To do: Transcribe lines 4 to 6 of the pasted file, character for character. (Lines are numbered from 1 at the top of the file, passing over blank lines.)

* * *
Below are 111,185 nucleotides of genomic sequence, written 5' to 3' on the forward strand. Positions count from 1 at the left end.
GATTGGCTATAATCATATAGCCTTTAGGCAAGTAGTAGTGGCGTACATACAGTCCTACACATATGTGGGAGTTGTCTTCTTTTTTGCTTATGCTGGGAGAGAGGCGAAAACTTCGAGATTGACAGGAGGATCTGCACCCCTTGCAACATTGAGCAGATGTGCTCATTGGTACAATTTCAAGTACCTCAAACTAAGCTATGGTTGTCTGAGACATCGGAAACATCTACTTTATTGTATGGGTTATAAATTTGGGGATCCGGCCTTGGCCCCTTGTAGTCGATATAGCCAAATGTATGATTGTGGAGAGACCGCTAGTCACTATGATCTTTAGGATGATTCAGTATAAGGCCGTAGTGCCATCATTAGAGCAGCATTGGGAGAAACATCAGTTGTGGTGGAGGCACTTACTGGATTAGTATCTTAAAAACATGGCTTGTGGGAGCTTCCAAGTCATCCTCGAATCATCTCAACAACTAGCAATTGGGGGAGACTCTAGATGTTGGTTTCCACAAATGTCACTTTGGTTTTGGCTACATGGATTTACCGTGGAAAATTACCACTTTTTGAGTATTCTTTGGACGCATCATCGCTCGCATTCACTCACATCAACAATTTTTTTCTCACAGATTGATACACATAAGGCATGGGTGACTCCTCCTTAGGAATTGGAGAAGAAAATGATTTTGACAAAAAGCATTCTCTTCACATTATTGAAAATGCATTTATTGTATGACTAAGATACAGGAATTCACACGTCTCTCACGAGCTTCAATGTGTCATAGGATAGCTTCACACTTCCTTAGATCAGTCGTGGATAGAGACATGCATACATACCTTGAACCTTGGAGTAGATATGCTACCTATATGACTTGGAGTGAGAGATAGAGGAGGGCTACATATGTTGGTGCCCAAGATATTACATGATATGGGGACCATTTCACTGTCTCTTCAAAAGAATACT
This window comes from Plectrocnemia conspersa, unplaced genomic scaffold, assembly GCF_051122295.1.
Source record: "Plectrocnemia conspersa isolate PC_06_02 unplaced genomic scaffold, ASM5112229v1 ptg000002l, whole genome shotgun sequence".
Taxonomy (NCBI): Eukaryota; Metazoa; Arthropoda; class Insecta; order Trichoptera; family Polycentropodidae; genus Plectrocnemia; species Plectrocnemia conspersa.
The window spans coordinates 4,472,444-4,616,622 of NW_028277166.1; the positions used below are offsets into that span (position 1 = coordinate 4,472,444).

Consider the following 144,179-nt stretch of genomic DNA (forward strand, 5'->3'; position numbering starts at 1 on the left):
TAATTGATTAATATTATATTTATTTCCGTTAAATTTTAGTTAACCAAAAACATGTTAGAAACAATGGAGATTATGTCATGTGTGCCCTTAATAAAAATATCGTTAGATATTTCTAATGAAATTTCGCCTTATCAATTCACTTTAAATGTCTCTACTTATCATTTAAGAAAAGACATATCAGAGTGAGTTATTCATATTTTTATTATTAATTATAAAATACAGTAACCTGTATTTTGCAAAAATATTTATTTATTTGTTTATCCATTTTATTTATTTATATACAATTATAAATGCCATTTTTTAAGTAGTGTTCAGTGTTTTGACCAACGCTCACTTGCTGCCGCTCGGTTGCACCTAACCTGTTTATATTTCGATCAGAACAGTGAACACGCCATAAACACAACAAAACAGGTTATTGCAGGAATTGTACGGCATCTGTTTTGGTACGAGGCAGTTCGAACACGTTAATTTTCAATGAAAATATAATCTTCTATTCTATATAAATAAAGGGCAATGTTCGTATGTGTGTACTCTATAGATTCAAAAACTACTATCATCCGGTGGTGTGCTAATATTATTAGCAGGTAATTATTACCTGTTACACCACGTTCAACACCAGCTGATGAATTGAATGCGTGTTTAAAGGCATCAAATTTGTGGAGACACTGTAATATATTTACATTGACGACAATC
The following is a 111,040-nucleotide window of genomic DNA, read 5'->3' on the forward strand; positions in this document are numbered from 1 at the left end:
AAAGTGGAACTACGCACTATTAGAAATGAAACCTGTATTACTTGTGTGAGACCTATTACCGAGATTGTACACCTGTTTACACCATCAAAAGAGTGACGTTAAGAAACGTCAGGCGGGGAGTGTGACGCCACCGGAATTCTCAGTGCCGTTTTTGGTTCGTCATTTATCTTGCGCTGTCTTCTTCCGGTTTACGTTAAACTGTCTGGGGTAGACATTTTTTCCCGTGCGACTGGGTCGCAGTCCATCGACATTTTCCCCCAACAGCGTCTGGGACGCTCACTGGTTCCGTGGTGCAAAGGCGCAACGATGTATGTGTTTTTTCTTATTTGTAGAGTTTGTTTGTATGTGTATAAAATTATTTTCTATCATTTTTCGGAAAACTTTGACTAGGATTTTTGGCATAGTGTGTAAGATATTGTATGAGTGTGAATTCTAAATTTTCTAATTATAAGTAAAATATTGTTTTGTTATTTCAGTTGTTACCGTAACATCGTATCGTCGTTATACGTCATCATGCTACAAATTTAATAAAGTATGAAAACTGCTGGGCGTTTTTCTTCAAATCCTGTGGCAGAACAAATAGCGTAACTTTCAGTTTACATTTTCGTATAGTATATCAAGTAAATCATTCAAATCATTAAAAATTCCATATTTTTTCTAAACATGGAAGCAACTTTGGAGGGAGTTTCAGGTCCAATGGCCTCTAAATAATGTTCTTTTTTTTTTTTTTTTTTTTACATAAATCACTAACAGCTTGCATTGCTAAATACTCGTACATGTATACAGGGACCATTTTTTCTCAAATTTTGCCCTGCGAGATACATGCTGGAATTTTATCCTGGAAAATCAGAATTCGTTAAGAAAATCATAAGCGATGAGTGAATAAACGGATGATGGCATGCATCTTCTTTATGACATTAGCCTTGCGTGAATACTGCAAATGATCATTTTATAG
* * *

Source record: "Plectrocnemia conspersa isolate PC_06_02 unplaced genomic scaffold, ASM5112229v1 ptg000002l, whole genome shotgun sequence".
Taxonomy (NCBI): Eukaryota; Metazoa; Arthropoda; class Insecta; order Trichoptera; family Polycentropodidae; genus Plectrocnemia; species Plectrocnemia conspersa.
The window spans coordinates 4,472,444-4,616,622 of NW_028277166.1; the positions used below are offsets into that span (position 1 = coordinate 4,472,444).